10 Health Tips to Spring into a New Season

10 March 2014

10 Health Tips to Spring into a New Season

As winter turns to spring and the days grow longer, it’s the perfect time to consider how you can lead a healthier lifestyle.

But we don’t all have the time, energy or desire to commit to running a marathon or climbing mountains.

Here are 10 simple health tips from legal healthcare specialists Mistreatment.com for spring that almost anyone could choose to adopt:

1. Rise early – as sunrise gets earlier, hauling yourself out of bed early and getting outside can help boost your level of vitamin D, most of which we get from sunlight on our skin. Vitamin D helps to keep bones and teeth healthy and a lack of it can lead to rickets in children and increased risk of bone problems and fractures in older adults. Groups at risk of not getting enough vitamin D include pregnant and breastfeeding women, children under the age of five and people aged 65 and over.

2. Walk every day – walk the children to school, make part of your journey to work by foot or go for a stroll in your lunch hour. Regular walking helps reduce the risk of heart disease, type 2 diabetes, asthma, stroke and some cancers. It helps people lose weight and feel less stressed – and, of course, it’s free. Once spring arrives, there’s really no excuse not to walk. The NHS Choices website recommends trying to walk 10,000 steps a day to burn up to 400 calories and says most of us walk up to 4,000 steps a day anyway.

3.  Take up yoga – some studies have suggested yoga can do more to improve lower back pain than conventional treatments. It can also relieve the pain and psychological distress suffered by patients with arthritis and may cut their risk of depression, according to a recent US review. Classes for all levels, including complete beginners, are now widely available at yoga schools. More confident practitioners may choose to perform their routine alone or in a small group in a park.

4.  Get gardening – mowing the lawn, raking leaves and planting bulbs all count towards your recommended 150 minutes per week of moderate intensity physical exercise. The benefits of gardening in keeping the heart healthy have been recognised by the British Heart Foundation. Sir Richard Thompson, president of the Royal College of Physicians, has said doctors should “prescribe a course of gardening for people who come to them with depression or stroke".

5.  Eat seasonal produce – some of the healthiest vegetables come into season in spring. Asparagus is high in protein, low in calories and a rich source of various vitamins. It contains high levels of potassium, which may help to control blood pressure. At least one study has suggested it could also help to control blood sugar levels and fight type 2 diabetes. Spinach is rich in iron, which is key to helping red blood cells transport oxygen around the body. It is a good source of many vitamins, including vitamin K, which can help maintain bone and cartilage. A lack of vitamin K has been linked to osteoarthritis.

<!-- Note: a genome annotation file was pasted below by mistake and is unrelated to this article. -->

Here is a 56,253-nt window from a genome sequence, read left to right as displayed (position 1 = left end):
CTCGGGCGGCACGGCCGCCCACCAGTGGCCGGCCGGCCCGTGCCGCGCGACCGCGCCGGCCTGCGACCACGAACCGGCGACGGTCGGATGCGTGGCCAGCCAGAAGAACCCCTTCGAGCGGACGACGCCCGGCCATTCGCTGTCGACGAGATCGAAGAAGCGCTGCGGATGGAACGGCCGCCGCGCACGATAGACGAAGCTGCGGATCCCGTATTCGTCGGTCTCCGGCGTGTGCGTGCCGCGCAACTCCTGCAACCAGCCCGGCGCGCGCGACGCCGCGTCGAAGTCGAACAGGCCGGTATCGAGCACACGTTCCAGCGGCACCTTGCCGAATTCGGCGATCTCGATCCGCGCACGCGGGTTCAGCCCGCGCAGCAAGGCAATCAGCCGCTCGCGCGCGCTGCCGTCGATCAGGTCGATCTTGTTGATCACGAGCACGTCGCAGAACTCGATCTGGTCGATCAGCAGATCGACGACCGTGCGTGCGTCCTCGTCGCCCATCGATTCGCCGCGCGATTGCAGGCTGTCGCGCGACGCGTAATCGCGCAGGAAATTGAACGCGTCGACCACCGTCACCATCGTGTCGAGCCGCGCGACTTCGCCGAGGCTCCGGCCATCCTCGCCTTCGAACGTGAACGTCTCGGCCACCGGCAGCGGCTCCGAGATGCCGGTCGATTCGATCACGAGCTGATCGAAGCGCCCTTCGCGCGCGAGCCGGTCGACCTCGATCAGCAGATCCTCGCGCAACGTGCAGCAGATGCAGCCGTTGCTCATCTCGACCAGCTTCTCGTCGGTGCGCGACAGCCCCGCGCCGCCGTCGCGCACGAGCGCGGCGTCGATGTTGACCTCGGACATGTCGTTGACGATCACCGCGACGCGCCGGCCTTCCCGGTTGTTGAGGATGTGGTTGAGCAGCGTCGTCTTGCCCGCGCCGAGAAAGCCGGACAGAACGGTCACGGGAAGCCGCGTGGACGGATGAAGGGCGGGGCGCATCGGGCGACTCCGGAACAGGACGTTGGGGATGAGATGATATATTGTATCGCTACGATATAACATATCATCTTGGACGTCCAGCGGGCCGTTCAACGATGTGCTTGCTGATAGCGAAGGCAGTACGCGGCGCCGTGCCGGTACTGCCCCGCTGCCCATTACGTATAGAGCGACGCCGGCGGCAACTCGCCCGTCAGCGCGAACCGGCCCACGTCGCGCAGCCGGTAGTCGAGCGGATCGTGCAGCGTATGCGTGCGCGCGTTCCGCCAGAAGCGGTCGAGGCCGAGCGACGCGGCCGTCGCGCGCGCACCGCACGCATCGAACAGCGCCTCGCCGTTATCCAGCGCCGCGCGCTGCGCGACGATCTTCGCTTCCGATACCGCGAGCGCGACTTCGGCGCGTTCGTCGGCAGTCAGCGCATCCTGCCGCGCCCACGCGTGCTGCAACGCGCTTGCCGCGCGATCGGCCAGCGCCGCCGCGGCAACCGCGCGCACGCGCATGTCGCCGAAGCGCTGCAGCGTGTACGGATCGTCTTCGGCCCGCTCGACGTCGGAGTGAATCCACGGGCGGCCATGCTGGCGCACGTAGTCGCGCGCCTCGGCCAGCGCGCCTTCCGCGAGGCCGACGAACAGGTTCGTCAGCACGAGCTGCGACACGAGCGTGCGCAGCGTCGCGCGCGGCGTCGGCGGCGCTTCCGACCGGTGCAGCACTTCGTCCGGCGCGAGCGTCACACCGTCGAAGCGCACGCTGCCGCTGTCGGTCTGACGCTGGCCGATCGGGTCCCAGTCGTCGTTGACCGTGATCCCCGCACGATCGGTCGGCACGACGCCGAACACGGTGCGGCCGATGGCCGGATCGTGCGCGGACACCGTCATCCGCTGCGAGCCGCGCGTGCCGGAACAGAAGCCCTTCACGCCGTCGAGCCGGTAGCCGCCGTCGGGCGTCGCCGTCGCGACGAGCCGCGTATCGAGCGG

6.   Wear sunglasses or a wide-brimmed hat – many of us may soon be reaching for such accessories to make a fashion statement. But doctors also advise doing so on sunny days to protect your eyes. UV rays can burn the eyes as well as the skin and skin cancer can affect the eyelids and area around the eyes. Long-term exposure to sunlight also increases the risk of a type of cataract and is linked to growths on the surface of the eye called pterygia. A wide-brimmed hat can reduce the amount of UV rays that reach your face and eyes. Good sunglasses should have the CE Mark, a UV 400 label or state that they offer 100pc UV protection.

7.    Try swimming – a perfect choice for those wanting to get in shape but put off by the idea of sweating buckets in a gym or out running. Swimming strengthens the cardiovascular system, as well as improving joint flexibility and strengthening muscles. It can play an important role in recovering from operations ranging from breast to knee surgery, although it may not be recommended in the early stages and a doctor should be consulted first. Swimming can also boost mood and help control weight.

8.    Or cycling – a low-impact exercise that can be done in the gym, in a spin class, out in the country or just on the way to work or the shops. Regular cycling strengthens your heart muscles, lowers your resting pulse and improves your lungs and circulation, reducing the risk of cardiovascular diseases such as stroke, high blood pressure and heart attacks. One US study of 18,000 women over 16 years found that riding a bike for just five minutes a day protects against weight gain. It also helps tone muscles, especially the calves, thighs and buttocks.

9.     Boost your brain – use the new season to assess your diet and ensure you are getting enough of the right foods to aid brain and cognitive functions. Top ‘smart foods’ include blueberries for antioxidants and vitamin C, blackcurrants for vitamin C, oily fish such as salmon, mackerel and sardines for omega-3 fatty acids, nuts and seeds for vitamin E and wholegrain foods such as brown pasta and granary bread to give the brain a steady supply of energy through slow glucose release. Finally, don’t overlook water. Dehydration can shrink brain tissues and damage concentration.

10.   Self-management of joint pain – if you have joint pain or arthritis, staying active can stop symptoms worsening and help protect against osteoporosis by keeping joints moving and ensuring muscles around the area remain strong. But self-management also means balancing rest with activity and not overdoing it. Exercising in the morning and warm baths or hot water bottles can reduce stiffness, while ice packs can reduce any swelling. Breathing exercises, meditation, acupuncture and massage may all have a role to play.

Presented by Mistreatement.com